Brookes role during the Reagan administration, said Gilder, "was crucial both in the development of ideas and the defense of them."
"He almost single-handedly defended the Reagan revolution against the armies of the left," said Wladyslaw Pleszczynski, managing editor of the American Spectator.
"He kept the (Reagan) White House on course," agreed Gilder. "And the fact that those guys in the White House now didnt read him is the main problem of the Bush administration."
One of Brookes last major articles was a devastating attack on Bushs director of the Office of Management and Budget, Richard Darman, whose performance, he wrote, "is the most disastrous failure in the history of the job."
He noted, for instance, that the five-year budget deficit forecast issued by Darman last year was 2,443% greater than his initial estimates made 18 months earlier, after counting in the effect of higher taxes and the non-existent "deficit reduction."
Based on that performance, Brookes wrote that, "Any corporate officer with one-tenth as big an error would be looking for a new line of work. Instead, Darman is still one of the most feared and powerful figures in the Bush White House."
In recent years, Brookes turned more and more to environmental issues, where he challenged the media and environmentalist line on such issues as the Clean Air Act, global warming, acid rain, ozone layer depletion, asbestos, lead, and alar sprayed on apples.
Said Tyrell, who recently attended a weekend science conference with Brookes, "I was absolutely bowled over by what he knew about technology and science. Here he was sitting with scientists holding forth with them on an equal plane."
Brookes felt that environmentalists had adopted a "shoot first, ask questions later" attitude on issues, favoring long-term goals of de-industrialization and "small is beautiful."
He thought the costs inflicted on business and the economy through the implementation of plans to reduce global warming, acid rain and ozone depletion were more important to some environmentalists than actually establishing that such problems existed in the first place.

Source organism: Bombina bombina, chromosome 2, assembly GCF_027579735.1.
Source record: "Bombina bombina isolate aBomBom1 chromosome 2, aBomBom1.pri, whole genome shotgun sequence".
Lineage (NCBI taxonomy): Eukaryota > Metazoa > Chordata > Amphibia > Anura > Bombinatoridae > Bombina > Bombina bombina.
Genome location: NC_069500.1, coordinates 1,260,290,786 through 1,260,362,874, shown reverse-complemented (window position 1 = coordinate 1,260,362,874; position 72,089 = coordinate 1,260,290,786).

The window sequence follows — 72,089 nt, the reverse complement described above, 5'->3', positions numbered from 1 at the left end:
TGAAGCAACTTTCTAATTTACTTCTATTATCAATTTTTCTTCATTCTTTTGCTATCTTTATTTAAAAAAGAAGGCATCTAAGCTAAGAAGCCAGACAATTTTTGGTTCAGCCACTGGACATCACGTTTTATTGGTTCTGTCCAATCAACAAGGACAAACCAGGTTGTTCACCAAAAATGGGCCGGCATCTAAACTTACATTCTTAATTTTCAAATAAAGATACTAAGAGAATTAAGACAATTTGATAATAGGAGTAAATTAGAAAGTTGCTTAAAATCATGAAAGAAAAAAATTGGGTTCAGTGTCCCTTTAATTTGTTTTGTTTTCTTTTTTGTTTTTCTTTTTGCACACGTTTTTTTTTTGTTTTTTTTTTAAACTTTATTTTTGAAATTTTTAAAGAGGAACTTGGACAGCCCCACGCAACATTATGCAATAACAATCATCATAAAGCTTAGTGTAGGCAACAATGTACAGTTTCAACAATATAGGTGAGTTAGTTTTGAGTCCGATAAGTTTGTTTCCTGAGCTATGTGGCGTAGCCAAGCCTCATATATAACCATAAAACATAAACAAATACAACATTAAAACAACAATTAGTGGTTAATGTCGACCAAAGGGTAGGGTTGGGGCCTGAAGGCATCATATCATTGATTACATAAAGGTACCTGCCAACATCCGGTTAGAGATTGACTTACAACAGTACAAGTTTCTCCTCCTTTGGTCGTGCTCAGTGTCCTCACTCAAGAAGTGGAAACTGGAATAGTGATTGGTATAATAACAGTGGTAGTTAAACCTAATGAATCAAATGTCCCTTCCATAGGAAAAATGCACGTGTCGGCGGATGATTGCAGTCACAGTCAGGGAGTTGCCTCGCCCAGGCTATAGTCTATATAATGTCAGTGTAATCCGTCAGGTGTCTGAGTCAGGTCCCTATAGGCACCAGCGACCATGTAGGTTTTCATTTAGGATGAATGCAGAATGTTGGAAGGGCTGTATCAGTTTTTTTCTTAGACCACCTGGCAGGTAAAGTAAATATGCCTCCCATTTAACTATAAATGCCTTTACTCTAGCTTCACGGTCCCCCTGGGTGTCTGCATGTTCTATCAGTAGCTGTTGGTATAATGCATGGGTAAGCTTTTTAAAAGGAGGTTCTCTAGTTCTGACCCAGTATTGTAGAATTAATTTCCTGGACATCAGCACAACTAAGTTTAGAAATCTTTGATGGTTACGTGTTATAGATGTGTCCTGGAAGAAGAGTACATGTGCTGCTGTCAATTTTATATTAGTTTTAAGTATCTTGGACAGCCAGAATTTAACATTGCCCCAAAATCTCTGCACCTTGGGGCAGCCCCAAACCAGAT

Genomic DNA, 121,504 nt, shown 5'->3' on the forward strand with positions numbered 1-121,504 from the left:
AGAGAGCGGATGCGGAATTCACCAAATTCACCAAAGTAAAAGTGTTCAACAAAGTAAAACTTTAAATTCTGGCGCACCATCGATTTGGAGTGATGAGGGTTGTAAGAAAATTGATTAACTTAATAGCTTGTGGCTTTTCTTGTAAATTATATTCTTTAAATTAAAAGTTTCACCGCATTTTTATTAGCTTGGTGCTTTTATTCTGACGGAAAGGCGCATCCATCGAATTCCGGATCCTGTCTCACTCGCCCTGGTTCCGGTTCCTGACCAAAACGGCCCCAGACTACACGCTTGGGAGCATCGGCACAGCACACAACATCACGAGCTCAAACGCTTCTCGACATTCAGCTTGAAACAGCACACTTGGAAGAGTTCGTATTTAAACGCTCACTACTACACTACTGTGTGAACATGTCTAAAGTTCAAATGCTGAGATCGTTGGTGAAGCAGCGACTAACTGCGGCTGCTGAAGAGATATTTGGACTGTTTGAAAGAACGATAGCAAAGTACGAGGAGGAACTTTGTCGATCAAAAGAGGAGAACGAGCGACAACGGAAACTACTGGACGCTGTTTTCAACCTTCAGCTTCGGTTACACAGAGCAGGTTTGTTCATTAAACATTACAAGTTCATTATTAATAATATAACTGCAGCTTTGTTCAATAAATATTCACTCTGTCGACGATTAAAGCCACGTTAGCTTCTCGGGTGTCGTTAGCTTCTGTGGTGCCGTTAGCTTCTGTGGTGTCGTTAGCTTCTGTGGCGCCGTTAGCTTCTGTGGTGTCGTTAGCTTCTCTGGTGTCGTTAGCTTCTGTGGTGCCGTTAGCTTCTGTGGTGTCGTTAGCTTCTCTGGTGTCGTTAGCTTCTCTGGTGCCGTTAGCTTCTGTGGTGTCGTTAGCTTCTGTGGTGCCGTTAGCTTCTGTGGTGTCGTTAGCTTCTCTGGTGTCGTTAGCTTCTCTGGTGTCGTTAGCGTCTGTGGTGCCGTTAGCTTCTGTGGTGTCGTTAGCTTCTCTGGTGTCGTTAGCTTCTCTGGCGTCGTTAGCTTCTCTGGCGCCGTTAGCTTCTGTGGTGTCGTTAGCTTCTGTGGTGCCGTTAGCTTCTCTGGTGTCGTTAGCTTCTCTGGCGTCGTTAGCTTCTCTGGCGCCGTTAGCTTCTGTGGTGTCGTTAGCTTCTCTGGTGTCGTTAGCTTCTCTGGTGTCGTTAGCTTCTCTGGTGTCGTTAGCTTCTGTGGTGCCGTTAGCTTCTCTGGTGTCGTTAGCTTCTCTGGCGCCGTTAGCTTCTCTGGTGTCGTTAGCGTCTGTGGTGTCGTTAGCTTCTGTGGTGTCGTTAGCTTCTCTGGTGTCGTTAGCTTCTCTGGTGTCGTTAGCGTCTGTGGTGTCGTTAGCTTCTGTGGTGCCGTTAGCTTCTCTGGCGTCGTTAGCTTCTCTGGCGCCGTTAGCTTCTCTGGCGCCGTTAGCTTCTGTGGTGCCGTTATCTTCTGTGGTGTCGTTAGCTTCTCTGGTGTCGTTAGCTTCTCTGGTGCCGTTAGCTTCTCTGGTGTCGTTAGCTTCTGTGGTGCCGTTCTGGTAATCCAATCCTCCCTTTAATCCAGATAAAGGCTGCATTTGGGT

Brookes response was not to simply assert his opinion that they were wrong, but to show through a plethora of data, which he explained in laymens terms, and through easy-to-comprehend charts and tables, that there was little or no scientific basis for the latest alarms.
Radon seeping up from fissures in the ground, for example, is said by the EPA to cause up to 20,000 lung cancer deaths a year.
But Brookes, using data compiled by top researchers in the field, showed that persons living in areas with the greatest exposures to radon actually had lower lung cancer rates than those living in areas with little radon seepage.
Brookes told his readers that, while there were some real health dangers in the world that should concern us all, there was no need to smash the lead crystal, throw out the applesauce, take the children out of a school built with asbestos insulation, or throw tens of thousands of factory workers or coal miners out of work because of little more than raw speculation and unsubstantiated opinion.
"He responded more effectively to the environmental movement than anyone else in the last years of his life," said Gilder.
As much as anything else, Brookes was known for his willingness to challenge what the rest of the media simply accepted without thinking. "So few people challenge anything," said CEIs Fred Smith. "Three times a week (Brookes) was providing ideas."
This, said Patricia Calhoun, editor of the Denver alternative newspaper Westword, is why he was invited to address the most recent national convention of alternative newspapers.
"The problem with a lot of alternative newspapers is you walk into absolute knee-jerk liberalism," Calhoun said. "(Brookes) had a message that, whether or not everyone agreed with it, we thought it one that alternative papers should hear."
Said Gilder, "Its really a worrisome gap hes created. Its a bigger hole than was left by Walter Lippman. Brookes was unique and absolutely irreplaceable."